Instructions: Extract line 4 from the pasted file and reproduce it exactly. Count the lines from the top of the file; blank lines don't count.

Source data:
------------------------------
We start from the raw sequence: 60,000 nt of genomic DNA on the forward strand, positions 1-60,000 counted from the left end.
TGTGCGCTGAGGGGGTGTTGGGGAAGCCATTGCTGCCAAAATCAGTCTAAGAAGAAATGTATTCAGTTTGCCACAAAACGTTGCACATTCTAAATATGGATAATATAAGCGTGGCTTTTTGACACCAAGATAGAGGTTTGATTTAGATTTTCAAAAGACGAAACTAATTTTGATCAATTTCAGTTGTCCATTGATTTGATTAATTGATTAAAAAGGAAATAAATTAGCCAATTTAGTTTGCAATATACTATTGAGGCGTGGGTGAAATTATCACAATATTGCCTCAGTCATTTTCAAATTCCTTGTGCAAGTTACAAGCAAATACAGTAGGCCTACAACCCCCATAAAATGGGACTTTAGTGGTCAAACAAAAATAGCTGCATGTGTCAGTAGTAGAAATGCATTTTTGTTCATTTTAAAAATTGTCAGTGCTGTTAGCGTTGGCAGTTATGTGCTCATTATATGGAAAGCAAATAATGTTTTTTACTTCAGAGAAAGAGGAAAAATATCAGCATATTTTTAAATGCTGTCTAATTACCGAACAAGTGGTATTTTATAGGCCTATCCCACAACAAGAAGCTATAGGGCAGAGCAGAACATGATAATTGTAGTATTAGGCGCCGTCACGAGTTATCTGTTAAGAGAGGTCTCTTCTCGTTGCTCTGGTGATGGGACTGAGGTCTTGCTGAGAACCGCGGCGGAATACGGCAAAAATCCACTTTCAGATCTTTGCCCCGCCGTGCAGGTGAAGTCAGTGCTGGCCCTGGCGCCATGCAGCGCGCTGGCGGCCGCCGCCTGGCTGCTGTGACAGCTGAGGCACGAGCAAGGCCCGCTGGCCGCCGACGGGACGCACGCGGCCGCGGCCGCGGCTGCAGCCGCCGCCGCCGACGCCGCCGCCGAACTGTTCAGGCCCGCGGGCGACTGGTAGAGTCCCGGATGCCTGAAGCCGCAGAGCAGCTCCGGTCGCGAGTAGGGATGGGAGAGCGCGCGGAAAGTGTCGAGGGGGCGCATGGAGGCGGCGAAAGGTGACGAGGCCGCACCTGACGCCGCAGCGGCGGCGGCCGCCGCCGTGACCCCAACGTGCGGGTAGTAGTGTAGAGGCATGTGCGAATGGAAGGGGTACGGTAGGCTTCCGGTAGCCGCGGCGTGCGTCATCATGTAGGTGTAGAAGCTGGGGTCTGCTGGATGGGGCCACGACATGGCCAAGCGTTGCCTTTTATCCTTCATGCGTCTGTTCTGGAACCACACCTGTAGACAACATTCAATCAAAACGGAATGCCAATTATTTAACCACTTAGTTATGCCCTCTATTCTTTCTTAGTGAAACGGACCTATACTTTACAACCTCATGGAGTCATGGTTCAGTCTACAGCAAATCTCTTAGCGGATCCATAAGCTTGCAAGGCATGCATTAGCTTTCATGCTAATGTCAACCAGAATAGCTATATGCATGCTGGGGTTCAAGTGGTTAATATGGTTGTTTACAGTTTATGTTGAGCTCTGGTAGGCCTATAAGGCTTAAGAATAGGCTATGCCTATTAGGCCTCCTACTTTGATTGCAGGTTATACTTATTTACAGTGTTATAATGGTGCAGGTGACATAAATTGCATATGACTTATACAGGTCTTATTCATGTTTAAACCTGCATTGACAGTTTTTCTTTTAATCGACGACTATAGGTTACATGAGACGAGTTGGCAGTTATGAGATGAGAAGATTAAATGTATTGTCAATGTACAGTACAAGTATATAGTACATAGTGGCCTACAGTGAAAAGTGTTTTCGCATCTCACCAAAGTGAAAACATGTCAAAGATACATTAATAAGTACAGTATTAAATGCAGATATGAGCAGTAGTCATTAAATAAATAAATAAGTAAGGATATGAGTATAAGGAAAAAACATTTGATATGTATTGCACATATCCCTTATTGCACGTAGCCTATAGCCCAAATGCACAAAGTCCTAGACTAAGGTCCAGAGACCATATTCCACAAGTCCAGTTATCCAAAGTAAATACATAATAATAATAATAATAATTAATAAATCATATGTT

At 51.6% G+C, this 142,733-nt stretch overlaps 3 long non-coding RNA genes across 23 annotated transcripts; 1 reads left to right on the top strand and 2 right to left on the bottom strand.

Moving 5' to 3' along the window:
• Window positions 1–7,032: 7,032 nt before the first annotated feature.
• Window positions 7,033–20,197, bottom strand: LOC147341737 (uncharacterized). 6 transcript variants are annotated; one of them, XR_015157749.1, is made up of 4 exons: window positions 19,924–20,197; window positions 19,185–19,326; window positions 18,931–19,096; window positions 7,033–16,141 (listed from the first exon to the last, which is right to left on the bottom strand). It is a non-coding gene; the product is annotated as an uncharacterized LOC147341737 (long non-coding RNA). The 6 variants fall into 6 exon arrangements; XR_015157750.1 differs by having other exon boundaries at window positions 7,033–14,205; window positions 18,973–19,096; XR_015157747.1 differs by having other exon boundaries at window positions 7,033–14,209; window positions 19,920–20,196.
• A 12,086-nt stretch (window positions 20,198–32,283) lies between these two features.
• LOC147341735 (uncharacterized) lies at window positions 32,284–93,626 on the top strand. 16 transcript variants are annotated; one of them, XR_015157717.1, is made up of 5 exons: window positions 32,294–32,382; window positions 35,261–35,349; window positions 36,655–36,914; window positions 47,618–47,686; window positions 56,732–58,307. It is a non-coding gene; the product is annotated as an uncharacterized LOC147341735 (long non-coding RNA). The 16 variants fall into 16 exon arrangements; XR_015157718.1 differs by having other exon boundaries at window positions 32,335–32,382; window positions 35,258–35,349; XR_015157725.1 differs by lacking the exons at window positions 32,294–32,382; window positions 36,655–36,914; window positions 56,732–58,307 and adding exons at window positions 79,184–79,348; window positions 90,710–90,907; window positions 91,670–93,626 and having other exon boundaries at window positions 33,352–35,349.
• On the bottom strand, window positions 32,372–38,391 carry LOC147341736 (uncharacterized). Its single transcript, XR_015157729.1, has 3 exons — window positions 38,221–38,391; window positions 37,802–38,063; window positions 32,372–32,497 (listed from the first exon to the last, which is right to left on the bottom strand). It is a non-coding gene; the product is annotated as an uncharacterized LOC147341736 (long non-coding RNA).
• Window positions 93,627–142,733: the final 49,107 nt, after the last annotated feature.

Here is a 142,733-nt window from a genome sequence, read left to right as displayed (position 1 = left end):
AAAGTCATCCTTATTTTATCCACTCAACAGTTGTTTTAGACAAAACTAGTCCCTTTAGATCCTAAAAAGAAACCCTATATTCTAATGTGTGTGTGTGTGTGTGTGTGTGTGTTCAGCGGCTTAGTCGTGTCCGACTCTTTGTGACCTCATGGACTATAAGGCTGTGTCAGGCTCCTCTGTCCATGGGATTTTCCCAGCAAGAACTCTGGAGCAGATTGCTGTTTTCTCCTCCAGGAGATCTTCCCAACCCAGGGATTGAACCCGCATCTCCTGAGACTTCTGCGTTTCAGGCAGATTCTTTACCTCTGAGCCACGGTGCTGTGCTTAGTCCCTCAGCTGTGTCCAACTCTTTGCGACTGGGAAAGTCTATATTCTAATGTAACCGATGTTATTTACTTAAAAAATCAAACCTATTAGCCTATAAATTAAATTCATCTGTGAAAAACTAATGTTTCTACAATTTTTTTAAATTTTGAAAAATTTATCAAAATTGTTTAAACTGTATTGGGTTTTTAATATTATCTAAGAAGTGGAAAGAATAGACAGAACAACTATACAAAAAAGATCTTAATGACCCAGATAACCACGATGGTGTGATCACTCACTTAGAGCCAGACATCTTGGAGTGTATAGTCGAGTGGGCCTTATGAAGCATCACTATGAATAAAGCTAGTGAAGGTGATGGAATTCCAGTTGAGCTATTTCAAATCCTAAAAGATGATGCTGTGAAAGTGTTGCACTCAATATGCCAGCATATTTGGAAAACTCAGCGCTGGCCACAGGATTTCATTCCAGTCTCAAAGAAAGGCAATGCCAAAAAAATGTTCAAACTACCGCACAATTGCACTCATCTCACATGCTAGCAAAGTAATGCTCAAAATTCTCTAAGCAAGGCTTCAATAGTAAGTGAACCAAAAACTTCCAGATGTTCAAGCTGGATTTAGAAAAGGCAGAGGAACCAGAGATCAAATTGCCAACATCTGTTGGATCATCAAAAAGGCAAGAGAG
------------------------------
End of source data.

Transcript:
Moving 5' to 3' along the window: